Islanders’ playoff run is classic Lou Lamoriello

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He is a maestro conducting an orchestra without regard for the flavor of the day or public opinion. He is Lou Lamoriello, on his third life in the NHL, and he has restored yet another franchise to prominence.

Make no mistake. As much as this is Long Island’s team, as much as this is a team of descendants from arguably the greatest dynasty in the history of the sport, as much as this is a team for the moment, this is Lamoriello’s team and it represents Lamoriello’s vision.

Oh, and that includes his choice of a coach to run his band, it most certainly does. That includes hiring Barry Trotz the way he once hired Jacques Lemaire and Larry Robinson and Pat Burns two rivers away when Lamoriello turned 16W off the Turnpike into the Exit of Champions.

That includes trading for Andy Greene and Jean-Gabriel Pageau at last year’s trade deadline. That includes acquiring Kyle Palmieri and Travis Zajac this April.

The Islanders are going back to the semifinals after throttling the Bruins 6-2 for the Game 6 second-round clincher in their most imposing performance of the series under a din that recalled the days of Bobby Bourne and John Tonelli (or maybe even Shawn Bates). They did not back down, they did not back up, and as such have earned another crack at the Lightning, to whom they fell in six in last year’s conference finals under the Edmonton bubble.

A crack at the champs.

Boston was supposed to have pulled off the coup of the deadline by acquiring/liberating Taylor Hall from Buffalo. The former Hart Trophy winner was the marquee attraction and he helped turn the Bruins’ second line into a dangerous weapon. Oh boy, the B’s looked like smarty pants.

They then faced the Islanders, against whom Hall scored one goal, and that one a power-play empty-netter that put the seal on Boston’s 5-2 opening-game victory. The next five games? Nope. Nothing much.

Lou Lamoriello has transformed the Islanders into a bonafide contender.
Lou Lamoriello has transformed the Islanders into a bonafide contender.
Getty Images

Meanwhile, there were Zajac and Palmieri, supporting actors through most of their careers who possessed the characteristics (meaning: necessities) Lamoriello is always seeking. Toughness, being a good teammate, able to play a role, strength on and away from the puck.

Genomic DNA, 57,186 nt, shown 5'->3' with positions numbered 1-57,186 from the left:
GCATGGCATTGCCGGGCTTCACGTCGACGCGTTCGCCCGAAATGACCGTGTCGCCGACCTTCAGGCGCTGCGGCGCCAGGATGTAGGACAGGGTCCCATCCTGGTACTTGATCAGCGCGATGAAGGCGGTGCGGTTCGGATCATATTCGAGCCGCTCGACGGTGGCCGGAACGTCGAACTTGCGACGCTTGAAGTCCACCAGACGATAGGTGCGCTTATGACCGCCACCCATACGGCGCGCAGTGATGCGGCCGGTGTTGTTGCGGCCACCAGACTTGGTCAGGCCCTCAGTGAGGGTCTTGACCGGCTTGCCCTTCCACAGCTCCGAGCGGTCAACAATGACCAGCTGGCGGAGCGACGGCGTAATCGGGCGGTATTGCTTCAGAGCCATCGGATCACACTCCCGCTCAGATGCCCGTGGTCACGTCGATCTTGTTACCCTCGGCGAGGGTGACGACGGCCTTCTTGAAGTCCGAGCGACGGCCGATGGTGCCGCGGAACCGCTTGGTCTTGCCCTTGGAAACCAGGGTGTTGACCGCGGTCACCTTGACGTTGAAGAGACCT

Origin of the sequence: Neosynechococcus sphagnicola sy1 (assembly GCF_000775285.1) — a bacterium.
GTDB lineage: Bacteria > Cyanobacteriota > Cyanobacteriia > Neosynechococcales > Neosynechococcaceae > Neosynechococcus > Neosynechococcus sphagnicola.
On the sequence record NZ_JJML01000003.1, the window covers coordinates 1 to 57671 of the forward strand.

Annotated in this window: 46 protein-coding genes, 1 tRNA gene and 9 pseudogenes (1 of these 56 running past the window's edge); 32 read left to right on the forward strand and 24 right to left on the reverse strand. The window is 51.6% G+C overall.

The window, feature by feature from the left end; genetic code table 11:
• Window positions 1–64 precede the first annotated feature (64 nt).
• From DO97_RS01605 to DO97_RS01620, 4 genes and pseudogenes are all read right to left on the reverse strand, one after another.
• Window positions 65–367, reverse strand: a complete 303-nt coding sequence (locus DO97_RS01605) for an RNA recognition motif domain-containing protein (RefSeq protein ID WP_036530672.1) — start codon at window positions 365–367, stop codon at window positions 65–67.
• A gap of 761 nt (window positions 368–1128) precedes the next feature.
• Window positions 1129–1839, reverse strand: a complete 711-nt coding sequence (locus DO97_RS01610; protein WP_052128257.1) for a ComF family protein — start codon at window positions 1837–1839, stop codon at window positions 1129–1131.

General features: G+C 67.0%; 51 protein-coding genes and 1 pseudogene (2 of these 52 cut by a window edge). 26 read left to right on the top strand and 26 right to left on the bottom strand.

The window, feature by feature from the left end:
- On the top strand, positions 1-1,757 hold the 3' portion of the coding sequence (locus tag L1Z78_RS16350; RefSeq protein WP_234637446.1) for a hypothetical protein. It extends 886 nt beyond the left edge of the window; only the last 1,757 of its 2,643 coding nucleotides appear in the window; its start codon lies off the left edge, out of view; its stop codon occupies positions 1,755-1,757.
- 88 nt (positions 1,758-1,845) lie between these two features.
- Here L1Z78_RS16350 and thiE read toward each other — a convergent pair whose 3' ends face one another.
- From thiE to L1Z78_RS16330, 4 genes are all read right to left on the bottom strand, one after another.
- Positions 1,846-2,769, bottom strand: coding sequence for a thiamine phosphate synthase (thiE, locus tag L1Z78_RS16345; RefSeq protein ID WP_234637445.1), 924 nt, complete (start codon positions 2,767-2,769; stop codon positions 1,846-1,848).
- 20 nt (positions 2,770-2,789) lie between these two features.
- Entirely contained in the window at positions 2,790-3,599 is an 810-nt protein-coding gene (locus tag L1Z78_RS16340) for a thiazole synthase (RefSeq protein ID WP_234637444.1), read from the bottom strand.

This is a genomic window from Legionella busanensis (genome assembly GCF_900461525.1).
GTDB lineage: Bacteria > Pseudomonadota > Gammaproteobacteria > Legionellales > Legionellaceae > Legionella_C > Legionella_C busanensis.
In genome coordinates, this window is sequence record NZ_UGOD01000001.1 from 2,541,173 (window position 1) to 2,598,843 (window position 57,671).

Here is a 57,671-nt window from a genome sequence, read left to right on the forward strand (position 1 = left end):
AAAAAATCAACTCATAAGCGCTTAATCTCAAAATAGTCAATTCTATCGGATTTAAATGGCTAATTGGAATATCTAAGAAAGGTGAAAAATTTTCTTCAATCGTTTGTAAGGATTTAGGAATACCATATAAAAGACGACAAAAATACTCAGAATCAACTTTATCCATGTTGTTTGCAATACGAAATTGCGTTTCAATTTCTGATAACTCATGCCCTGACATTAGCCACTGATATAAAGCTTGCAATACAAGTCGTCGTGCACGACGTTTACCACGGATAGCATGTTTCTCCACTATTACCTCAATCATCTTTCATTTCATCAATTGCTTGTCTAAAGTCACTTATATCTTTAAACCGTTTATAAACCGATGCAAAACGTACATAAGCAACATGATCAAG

In Lamoriello’s orchestra, there is always room for percussionists to accompany the strings, brass and woodwinds. Always room for a Cal Clutterbuck to accompany a Mat Barzal. Always need for a Pageau to accompany a Josh Bailey. Always need for a Greene to steward a Noah Dobson.

Always room for a Zajac, whom Lamoriello drafted 20th overall for the Devils in 2004 and then awarded an eight-year, $46 million contract in 2013-14 that is expiring this year. Always room for a Palmieri, who came to the Devils from Anaheim in May of 2015, a few weeks after Ray Shero replaced Lamoriello as New Jersey GM.

And so Zajac, who only got into the postseason lineup when Oliver Wahlstrom went down in Game 5 against Pittsburgh, went to the front to slam home a rebound for a 1-0 lead at 8:52 of the first period of this one. And so Palmieri, ornery throughout, powered through Matt Grzelcyk to bury one for a 4-1 lead at 16:07 of the second period while Charlie McAvoy was wrestling with Zajac on the ice behind the net.

Goals for the series: Lou’s deadline acquisitions 5, Boston GM Don Sweeney’s, 1.

Lou Lamoriello acquired Kyle Palmieri (l) and Travis Zajac from his old team, the Devils, this season.
Corey Sipkin

“Lou has won a few Cups and I think that his knowledge since he’s been in the league, you know, he’s a learned guy,” Trotz said. “He’s seen a number of things. I love listening and talking to Lou.

“He understands building a roster. There will be a Player A and Player B and the values that a lot of people might put on a certain player because it’s the sexy thing to do, he understands the intrinsic value of a player in tough games and in the locker room and as a teammate and as a pro.

“All the stuff that you really don’t put a lot of numbers to, everything he does is very thorough and has substance to it. It’s not lacy, fancy stuff. It’s real stuff and he puts a lot of value in that.”

Mary Richards had spunk. The Islanders have substance. They hounded the magnificent Brad Marchand-Patrice Bergeron-David Pastrnak line into submission in this one to the tune of a 20 percent shot share and 32.03 xGF. They drove the play and relentlessly hounded the Bruins, controlling the puck down low for 90 seconds late in the third with the score 4-2.

Semyon Varlamov, whom Lamoriello signed as a free agent rather than re-upping Robin Lehner following 2018-19, outplayed an ailing Tuukka Rask. Brock Nelson, who scored twice in the clincher against the Penguins and is emerging as Big Game Brock, got two more in this one.

The defense was stout. The checkers checked. The hitters hit. The Islanders made the most beautiful music in the midst of a madhouse.

The Old Barn remains open for business.

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